Masonry fort problems
This Hurricane Season has been surely one for the record books, with 26 storms logged– one of which, Delta (they have run out of names and are now using the Greek alphabet), is currently tracking for my location by the end of the week. It will be the fifth that has had my neighborhood in its sights this year.
Which brings us to an update on the old Third Period coastal forts in the Northern Gulf. Designed in the antebellum era just before the Civil War, in general, they sit on cypress rafts for foundations in the sand and climb above the dunes some 20-30 feet on layer after layer of locally-produced red brick, with walls up to five-feet thick at some points
Although most proved ultimately less than formidable during the War Between the States and were often given a second chance on life in the 1890s after being retrofitted with concrete batteries holding steel breechloaders, the Army finally abandoned them by the 1940s, at which point they were as obsolete as lines of pikemen.
Nonetheless, these old brick forts, none of which are newer than 1866, endure against everything mother nature can throw at them. We have already covered the damage from Hurricane Sally to Fort Gaines on Mobile Bay’s Dauphin Island.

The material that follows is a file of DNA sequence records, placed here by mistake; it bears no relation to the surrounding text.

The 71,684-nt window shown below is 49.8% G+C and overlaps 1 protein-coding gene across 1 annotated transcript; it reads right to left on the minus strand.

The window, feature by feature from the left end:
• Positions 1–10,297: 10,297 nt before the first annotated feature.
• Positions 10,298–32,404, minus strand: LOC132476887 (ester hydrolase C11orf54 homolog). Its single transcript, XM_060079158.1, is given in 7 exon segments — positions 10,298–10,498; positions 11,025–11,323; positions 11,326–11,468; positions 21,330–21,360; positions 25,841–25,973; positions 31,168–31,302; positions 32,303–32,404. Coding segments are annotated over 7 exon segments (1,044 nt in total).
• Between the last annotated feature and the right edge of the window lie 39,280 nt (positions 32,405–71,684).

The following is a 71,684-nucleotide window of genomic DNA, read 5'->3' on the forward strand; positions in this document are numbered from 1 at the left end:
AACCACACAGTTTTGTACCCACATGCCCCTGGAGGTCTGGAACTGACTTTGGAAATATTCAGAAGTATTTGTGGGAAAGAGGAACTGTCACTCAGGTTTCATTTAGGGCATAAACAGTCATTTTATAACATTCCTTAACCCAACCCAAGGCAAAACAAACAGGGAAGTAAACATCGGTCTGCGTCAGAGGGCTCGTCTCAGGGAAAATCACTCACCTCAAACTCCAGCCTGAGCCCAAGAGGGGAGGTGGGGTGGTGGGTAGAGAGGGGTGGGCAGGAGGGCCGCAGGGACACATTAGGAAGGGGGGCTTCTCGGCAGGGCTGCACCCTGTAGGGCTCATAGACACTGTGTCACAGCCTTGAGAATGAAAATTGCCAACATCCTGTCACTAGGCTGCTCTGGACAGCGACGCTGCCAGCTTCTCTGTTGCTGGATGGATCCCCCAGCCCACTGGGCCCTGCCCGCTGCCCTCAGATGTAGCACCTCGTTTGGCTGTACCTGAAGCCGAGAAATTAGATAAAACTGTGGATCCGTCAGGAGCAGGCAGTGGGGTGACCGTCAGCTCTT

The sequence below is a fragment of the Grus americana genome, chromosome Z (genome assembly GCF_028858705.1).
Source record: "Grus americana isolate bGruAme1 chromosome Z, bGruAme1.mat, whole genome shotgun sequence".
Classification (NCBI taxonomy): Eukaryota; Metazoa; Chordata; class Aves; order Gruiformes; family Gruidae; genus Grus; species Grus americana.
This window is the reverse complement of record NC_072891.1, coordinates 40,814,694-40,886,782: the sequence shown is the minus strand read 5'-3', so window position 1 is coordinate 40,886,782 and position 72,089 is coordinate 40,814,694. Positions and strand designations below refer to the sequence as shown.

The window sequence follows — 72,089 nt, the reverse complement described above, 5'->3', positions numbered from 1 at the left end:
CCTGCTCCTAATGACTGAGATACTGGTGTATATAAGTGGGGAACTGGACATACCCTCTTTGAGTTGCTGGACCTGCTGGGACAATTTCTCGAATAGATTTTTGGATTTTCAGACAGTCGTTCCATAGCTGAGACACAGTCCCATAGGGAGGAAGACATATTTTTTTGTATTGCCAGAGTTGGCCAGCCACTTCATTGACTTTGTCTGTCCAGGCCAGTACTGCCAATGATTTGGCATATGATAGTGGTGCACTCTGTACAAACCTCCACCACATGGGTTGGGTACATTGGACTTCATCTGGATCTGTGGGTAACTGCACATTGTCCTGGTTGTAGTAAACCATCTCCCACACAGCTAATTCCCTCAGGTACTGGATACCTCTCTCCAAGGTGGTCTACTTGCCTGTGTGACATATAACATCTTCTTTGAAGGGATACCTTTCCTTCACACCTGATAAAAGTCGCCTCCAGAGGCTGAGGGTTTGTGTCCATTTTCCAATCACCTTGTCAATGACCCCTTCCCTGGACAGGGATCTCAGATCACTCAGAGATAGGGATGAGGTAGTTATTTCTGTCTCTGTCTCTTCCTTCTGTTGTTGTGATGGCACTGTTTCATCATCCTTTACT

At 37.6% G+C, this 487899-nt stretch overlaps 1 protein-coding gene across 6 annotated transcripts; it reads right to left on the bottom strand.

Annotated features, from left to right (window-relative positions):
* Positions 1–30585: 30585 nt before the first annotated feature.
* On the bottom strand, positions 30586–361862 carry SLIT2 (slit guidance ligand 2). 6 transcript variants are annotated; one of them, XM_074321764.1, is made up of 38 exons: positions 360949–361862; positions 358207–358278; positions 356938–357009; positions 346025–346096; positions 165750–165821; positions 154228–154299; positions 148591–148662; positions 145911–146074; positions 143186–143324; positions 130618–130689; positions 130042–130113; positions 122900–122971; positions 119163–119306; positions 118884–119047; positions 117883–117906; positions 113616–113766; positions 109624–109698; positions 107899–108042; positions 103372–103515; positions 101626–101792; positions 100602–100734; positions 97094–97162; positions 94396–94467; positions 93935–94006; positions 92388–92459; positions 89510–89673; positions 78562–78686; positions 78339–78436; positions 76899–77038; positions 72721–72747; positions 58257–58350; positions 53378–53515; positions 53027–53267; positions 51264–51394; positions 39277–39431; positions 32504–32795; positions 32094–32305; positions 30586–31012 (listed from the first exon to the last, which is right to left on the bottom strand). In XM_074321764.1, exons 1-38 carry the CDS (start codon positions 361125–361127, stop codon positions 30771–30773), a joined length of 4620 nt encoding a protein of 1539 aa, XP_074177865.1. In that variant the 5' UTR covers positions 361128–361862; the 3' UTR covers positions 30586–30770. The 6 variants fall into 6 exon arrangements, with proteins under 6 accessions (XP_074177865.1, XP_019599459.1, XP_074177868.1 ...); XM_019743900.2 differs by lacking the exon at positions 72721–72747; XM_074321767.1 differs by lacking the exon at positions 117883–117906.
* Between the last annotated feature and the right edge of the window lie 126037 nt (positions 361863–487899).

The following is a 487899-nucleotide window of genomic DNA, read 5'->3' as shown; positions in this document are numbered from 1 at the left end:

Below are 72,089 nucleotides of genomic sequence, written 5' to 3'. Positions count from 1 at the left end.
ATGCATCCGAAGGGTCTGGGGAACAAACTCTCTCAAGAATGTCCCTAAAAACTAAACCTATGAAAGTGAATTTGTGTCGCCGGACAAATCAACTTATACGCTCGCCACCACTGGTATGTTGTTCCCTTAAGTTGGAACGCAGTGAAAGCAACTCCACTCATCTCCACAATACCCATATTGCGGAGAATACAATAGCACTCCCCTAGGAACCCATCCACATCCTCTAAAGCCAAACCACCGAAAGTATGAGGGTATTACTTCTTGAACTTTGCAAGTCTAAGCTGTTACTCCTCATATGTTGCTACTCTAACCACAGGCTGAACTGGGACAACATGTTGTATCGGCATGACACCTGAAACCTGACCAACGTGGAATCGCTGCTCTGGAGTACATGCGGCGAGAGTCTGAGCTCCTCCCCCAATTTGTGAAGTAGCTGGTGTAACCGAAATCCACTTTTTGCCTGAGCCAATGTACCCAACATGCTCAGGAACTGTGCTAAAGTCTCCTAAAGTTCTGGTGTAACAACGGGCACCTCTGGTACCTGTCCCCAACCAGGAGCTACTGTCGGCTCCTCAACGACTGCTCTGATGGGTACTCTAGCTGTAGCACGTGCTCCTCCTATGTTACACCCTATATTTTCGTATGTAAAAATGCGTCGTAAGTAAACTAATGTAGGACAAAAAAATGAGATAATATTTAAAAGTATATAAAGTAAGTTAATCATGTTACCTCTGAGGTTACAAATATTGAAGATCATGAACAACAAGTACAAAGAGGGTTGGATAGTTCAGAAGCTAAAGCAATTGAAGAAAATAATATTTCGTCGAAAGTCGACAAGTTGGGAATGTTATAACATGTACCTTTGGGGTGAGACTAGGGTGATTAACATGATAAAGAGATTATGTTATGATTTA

A similar update has been posted last week by its larger companion fortification across the Bay, Alabama Point’s Fort Morgan.
Meanwhile, the Friends of Fort Pike, in coastal Lousiana near the Rigolets pass off Lake Borgne, have recently posted a drone overflight. After Hurricane Isaac in 2012, the fort was closed indefinitely pending repairs and debris cleanup. The fort was re-opened to visitors following Isaac but closed again in February 2015 due to state budget cuts. It has since been battered by several storms this year.